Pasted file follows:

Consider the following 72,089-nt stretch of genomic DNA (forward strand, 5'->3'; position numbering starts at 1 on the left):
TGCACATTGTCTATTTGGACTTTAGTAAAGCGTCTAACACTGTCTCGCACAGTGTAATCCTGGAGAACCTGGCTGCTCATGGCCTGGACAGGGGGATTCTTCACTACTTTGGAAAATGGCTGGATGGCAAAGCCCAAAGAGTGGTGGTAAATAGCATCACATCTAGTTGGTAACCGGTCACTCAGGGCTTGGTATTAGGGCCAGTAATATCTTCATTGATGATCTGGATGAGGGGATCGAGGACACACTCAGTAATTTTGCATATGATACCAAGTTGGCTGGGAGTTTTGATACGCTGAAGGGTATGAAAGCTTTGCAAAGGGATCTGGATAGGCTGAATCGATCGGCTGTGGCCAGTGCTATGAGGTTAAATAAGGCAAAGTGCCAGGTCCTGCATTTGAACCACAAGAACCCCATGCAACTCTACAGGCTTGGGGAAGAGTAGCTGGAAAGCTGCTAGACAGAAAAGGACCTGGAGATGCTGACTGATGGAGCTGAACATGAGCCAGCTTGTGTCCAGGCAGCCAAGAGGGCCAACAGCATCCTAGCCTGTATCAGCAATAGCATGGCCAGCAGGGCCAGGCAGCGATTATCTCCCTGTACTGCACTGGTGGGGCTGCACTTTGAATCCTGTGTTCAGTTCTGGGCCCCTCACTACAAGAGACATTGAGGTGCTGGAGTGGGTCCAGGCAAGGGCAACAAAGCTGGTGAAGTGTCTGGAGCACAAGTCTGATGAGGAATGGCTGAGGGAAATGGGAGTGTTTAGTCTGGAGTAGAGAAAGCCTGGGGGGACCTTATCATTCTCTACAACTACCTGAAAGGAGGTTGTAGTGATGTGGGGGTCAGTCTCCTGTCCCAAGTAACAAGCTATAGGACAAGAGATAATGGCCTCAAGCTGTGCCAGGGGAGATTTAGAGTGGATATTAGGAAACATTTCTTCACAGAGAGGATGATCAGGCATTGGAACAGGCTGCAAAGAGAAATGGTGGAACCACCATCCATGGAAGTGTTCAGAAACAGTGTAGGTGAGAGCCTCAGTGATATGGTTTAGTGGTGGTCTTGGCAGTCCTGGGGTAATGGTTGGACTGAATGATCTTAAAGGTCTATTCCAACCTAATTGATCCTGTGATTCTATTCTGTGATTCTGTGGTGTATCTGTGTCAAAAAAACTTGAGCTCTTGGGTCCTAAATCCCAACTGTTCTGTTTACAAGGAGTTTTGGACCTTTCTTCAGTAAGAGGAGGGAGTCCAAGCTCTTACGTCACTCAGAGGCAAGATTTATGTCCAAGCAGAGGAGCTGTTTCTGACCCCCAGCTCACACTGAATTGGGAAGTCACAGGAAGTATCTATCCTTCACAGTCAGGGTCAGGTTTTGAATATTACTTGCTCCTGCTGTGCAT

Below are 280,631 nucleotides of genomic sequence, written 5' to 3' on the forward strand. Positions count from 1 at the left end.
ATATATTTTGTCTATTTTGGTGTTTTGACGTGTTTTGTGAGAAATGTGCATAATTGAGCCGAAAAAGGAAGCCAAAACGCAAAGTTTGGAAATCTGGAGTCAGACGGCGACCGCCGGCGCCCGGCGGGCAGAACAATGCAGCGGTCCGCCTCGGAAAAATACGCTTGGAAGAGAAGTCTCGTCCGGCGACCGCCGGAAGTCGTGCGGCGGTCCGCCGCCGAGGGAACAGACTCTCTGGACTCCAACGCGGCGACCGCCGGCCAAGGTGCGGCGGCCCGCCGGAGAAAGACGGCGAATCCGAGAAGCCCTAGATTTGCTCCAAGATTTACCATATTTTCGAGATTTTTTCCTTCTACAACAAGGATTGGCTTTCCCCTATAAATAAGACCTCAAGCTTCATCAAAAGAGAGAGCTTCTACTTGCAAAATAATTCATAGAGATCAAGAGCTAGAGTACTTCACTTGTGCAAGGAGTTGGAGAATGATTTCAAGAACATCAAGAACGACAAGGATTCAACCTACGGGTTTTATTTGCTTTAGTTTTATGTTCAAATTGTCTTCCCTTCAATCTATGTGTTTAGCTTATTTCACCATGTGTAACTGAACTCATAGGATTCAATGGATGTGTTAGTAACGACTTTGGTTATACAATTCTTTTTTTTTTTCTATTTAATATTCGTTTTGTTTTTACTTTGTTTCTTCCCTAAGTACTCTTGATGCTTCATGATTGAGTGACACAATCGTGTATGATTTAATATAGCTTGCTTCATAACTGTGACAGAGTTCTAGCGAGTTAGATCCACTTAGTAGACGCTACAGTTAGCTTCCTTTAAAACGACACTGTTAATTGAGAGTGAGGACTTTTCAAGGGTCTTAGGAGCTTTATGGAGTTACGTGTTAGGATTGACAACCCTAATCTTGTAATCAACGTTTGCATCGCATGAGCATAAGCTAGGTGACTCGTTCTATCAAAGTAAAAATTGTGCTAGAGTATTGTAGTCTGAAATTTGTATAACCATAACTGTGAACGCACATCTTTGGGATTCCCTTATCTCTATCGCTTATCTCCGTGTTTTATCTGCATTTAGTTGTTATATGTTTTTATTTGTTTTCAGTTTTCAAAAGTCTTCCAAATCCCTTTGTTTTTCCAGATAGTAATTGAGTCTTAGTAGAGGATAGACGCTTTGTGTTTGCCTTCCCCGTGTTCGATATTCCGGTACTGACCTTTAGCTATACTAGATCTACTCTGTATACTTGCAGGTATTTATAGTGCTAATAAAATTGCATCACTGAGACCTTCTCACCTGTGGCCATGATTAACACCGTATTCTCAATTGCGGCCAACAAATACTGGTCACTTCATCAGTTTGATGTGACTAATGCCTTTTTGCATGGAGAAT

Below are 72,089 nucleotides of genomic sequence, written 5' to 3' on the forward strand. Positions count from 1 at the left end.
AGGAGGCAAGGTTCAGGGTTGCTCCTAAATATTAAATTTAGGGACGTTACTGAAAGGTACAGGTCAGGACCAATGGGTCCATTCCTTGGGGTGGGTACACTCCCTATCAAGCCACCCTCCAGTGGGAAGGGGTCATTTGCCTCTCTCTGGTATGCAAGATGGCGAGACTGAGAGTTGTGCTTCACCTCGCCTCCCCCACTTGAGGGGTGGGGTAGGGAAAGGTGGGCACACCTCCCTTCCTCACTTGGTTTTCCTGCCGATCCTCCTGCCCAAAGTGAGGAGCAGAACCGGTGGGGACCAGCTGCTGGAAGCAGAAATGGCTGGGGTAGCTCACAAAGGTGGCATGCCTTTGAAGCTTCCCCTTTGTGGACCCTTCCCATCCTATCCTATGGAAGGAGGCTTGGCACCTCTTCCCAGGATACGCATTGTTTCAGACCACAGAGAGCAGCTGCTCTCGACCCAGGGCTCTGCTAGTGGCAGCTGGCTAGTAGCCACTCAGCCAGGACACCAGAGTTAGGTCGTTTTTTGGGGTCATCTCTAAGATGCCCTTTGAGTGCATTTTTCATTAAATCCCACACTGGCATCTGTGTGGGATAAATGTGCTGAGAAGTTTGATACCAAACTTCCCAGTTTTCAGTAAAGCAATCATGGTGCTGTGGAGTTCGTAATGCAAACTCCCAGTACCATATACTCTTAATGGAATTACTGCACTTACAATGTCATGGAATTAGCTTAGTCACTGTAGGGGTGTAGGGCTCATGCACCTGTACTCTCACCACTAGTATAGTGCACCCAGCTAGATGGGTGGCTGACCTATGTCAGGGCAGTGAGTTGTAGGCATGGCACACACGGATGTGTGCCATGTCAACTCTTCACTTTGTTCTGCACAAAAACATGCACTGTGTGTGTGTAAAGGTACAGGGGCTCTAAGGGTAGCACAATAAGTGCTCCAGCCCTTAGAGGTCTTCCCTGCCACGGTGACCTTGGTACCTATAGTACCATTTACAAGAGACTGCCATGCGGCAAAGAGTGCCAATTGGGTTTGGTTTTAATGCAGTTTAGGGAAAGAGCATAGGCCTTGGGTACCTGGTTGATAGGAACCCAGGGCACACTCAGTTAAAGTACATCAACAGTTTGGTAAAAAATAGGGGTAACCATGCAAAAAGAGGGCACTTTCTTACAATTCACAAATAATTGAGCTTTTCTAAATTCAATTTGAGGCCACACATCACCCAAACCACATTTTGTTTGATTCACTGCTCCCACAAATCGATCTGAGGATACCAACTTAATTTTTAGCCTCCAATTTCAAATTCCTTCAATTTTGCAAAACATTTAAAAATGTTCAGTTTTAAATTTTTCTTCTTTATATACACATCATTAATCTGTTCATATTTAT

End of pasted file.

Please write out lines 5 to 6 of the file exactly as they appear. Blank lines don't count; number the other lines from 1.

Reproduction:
Below are 72,089 nucleotides of genomic sequence, written 5' to 3' on the forward strand. Positions count from 1 at the left end.
AGGAGGCAAGGTTCAGGGTTGCTCCTAAATATTAAATTTAGGGACGTTACTGAAAGGTACAGGTCAGGACCAATGGGTCCATTCCTTGGGGTGGGTACACTCCCTATCAAGCCACCCTCCAGTGGGAAGGGGTCATTTGCCTCTCTCTGGTATGCAAGATGGCGAGACTGAGAGTTGTGCTTCACCTCGCCTCCCCCACTTGAGGGGTGGGGTAGGGAAAGGTGGGCACACCTCCCTTCCTCACTTGGTTTTCCTGCCGATCCTCCTGCCCAAAGTGAGGAGCAGAACCGGTGGGGACCAGCTGCTGGAAGCAGAAATGGCTGGGGTAGCTCACAAAGGTGGCATGCCTTTGAAGCTTCCCCTTTGTGGACCCTTCCCATCCTATCCTATGGAAGGAGGCTTGGCACCTCTTCCCAGGATACGCATTGTTTCAGACCACAGAGAGCAGCTGCTCTCGACCCAGGGCTCTGCTAGTGGCAGCTGGCTAGTAGCCACTCAGCCAGGACACCAGAGTTAGGTCGTTTTTTGGGGTCATCTCTAAGATGCCCTTTGAGTGCATTTTTCATTAAATCCCACACTGGCATCTGTGTGGGATAAATGTGCTGAGAAGTTTGATACCAAACTTCCCAGTTTTCAGTAAAGCAATCATGGTGCTGTGGAGTTCGTAATGCAAACTCCCAGTACCATATACTCTTAATGGAATTACTGCACTTACAATGTCATGGAATTAGCTTAGTCACTGTAGGGGTGTAGGGCTCATGCACCTGTACTCTCACCACTAGTATAGTGCACCCAGCTAGATGGGTGGCTGACCTATGTCAGGGCAGTGAGTTGTAGGCATGGCACACACGGATGTGTGCCATGTCAACTCTTCACTTTGTTCTGCACAAAAACATGCACTGTGTGTGTGTAAAGGTACAGGGGCTCTAAGGGTAGCACAATAAGTGCTCCAGCCCTTAGAGGTCTTCCCTGCCACGGTGACCTTGGTACCTATAGTACCATTTACAAGAGACTGCCATGCGGCAAAGAGTGCCAATTGGGTTTGGTTTTAATGCAGTTTAGGGAAAGAGCATAGGCCTTGGGTACCTGGTTGATAGGAACCCAGGGCACACTCAGTTAAAGTACATCAACAGTTTGGTAAAAAATAGGGGTAACCATGCAAAAAGAGGGCACTTTCTTACAATTCACAAATAATTGAGCTTTTCTAAATTCAATTTGAGGCCACACATCACCCAAACCACATTTTGTTTGATTCACTGCTCCCACAAATCGATCTGAGGATACCAACTTAATTTTTAGCCTCCAATTTCAAATTCCTTCAATTTTGCAAAACATTTAAAAATGTTCAGTTTTAAATTTTTCTTCTTTATATACACATCATTAATCTGTTCATATTTAT